This review discusses plot points from First Reformed, including a brief mention of the film's final scenes.
The plot of First Reformed is relatively straightforward. Reverend Toller (Ethan Hawke), an ill preacher who finds himself unable to communicate with God following the death of his son and the dissolution of his marriage, attempts to help radical environmentalist Michael (Phillip Ettinger) find a reason to celebrate bringing a child into the world following the revelation that his girlfriend, Mary (Amanda Seyfried), is pregnant. Michael's extremism rubs off on Toller, who begins to wonder if God can forgive us for the harm we've done to the planet—or our inaction in the face of said despoliation.
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Paul Schrader's direction is simple, yet exacting. Framed in a boxier 1.37:1 aspect ratio and focused on facial reactions in a way that calls to mind the work of early filmmakers such as Dreyer and Bresson, every moment of First Reformed feels perfectly framed and precisely lit, every shot designed to convey the film's ideas and concerns.
Following—intermixed with, almost—the opening credits, the initial thing we see in First Reformed is a crucifix atop a church, dimly lit. So dimly, in fact, that it seems at first to be a ghost image, an after-effect burned onto the screen from a previous showing, perhaps. An optical illusion, maybe. As the light increases, the church comes into focus and the cross grows brighter. But this is a faith that has dimmed.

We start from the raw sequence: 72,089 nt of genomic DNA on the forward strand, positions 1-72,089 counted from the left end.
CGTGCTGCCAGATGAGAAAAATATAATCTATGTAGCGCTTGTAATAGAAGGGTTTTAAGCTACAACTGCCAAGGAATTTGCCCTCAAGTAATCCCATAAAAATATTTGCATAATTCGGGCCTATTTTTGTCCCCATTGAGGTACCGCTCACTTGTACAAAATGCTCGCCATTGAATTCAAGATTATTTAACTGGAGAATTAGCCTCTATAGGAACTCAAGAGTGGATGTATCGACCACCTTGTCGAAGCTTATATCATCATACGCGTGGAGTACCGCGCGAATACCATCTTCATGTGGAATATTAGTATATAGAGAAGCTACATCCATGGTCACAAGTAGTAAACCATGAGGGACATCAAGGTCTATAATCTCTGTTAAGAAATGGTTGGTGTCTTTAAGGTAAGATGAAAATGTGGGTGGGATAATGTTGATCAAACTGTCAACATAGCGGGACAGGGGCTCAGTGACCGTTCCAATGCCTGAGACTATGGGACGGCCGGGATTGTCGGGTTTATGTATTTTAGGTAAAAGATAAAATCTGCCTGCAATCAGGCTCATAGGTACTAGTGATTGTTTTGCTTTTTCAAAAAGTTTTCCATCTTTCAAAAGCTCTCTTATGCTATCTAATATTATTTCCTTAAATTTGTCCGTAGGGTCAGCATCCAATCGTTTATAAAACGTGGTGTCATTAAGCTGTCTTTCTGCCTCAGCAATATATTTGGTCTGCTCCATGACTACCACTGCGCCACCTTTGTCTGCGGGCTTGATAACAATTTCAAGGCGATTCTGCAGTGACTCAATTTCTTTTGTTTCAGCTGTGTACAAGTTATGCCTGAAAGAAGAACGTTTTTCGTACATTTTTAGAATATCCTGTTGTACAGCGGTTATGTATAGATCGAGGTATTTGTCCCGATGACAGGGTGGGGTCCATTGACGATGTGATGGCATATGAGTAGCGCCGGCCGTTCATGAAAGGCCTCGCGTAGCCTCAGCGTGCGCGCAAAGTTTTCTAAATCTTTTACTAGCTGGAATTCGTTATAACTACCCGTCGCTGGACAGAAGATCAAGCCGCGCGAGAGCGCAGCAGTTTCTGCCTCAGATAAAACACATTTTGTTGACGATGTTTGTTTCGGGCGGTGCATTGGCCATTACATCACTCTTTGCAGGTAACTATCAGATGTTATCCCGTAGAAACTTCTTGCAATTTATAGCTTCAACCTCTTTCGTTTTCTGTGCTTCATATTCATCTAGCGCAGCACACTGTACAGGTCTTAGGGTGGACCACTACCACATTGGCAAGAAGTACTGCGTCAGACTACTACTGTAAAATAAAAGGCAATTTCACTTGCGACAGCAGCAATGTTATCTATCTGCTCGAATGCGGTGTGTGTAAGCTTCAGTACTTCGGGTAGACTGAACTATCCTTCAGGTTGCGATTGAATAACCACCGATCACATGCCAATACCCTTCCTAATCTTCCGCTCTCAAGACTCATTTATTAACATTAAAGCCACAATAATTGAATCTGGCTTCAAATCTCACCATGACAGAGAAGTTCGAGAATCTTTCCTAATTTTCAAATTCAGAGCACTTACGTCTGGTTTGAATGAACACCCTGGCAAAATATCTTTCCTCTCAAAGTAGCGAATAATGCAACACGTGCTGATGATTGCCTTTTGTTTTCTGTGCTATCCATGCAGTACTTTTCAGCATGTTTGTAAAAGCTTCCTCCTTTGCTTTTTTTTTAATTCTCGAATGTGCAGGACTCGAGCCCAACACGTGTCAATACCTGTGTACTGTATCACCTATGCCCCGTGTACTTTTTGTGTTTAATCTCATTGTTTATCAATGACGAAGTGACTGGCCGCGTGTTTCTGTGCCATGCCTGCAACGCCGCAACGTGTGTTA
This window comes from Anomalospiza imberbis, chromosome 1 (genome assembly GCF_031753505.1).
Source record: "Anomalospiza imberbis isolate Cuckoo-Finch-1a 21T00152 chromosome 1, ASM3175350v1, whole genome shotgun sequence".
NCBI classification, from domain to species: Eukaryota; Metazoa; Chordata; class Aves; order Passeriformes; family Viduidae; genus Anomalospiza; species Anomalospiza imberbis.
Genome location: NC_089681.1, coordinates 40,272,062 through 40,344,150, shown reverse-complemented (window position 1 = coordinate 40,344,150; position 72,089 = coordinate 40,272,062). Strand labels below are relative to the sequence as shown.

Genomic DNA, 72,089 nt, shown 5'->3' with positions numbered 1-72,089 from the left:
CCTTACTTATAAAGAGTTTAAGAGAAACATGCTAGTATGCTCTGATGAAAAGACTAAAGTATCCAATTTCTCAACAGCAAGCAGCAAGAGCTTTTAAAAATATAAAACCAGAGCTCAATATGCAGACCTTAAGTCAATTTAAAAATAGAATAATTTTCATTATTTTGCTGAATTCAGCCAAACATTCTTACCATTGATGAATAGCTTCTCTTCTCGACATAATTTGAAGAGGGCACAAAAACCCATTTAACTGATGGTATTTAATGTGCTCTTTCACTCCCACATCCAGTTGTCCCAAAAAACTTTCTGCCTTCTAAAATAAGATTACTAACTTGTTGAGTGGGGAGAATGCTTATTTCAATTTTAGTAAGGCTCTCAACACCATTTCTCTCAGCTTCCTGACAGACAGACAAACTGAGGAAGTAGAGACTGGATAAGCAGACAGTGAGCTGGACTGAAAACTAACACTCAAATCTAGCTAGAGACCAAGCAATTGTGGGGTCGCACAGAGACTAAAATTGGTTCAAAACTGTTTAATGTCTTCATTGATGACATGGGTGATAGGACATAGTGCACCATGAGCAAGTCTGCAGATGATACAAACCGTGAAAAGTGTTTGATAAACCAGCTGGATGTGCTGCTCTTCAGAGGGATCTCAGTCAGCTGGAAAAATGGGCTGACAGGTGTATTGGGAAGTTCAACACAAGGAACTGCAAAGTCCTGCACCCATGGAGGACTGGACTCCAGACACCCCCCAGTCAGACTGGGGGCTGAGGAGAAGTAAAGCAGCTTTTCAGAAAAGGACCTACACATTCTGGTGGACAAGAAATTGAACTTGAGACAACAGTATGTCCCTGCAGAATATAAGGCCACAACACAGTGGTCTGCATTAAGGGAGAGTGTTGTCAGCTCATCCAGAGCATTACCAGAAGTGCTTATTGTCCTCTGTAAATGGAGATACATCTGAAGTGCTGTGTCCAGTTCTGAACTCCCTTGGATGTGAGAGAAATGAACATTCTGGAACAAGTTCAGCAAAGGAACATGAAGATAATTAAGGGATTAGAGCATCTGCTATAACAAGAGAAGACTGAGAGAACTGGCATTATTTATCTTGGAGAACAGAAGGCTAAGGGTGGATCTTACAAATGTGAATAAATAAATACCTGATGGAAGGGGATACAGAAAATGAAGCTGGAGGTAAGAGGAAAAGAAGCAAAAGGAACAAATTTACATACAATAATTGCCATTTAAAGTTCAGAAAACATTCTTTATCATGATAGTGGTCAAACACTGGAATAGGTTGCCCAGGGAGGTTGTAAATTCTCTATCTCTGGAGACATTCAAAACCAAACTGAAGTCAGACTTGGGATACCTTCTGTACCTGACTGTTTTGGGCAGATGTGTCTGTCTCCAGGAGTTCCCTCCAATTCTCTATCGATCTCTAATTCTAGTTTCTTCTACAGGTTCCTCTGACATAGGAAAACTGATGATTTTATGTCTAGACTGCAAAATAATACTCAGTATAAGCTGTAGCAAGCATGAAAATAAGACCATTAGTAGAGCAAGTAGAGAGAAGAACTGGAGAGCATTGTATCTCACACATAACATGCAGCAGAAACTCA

Following Rev. Toller's conversion to Michael's cause—during his conspiratorial lecture, Michael is surrounded by hockey stick charts and computer graphs showing the warming of the planet; his ravings are replete with wide-eyed warnings of starvation and floods and plagues and locusts—we see the church again, at night. But this time it is lit in a way that obscures the steeple and the cross atop it. Rev. Toller may continue to speak of God, but he has been converted from Christianity to environmental evangelism.
Variety‘s Owen Gleiberman suggested that Schrader's use of environmentalism in First Reformed is a bit of radical chic, a progressive sentiment designed to earn sympathy and plaudits from like-minded critics. The term may have been on his mind because of Tom Wolfe's passing, but it doesn't really fit. As Joseph Epstein noted after Wolfe's death, the phrase "was a perfect description of the behavior of an upper class with nothing at risk cultivating fashionable progressive opinions to reinforce its own self-esteem. … The point about the phenomenon was that it was risk-free."
If anything, First Reformed strikes me as a stinging condemnation of radical environmentalism, a warning against the dangers of replacing the light of the church with the darkness of an apocalyptic cult. It shows such beliefs as anything but risk-free: By the film's end, Rev. Toller is strapping on a suicide vest and planning to blow up not only his church but also its congregants (including a wealthy industrialist who has funded the restoration of the church).
That Toller turns from this path at the last moment, choosing love over hateful hopelessness, and that Schrader drives home the wisdom of that turn by adopting a shocking stylistic adjustment—shifting from staid compositions to wild, joyous movement right before the credits roll—for the film's final shot, only reinforces the suggestion that First Reformed is in fact deeply critical of radical despair.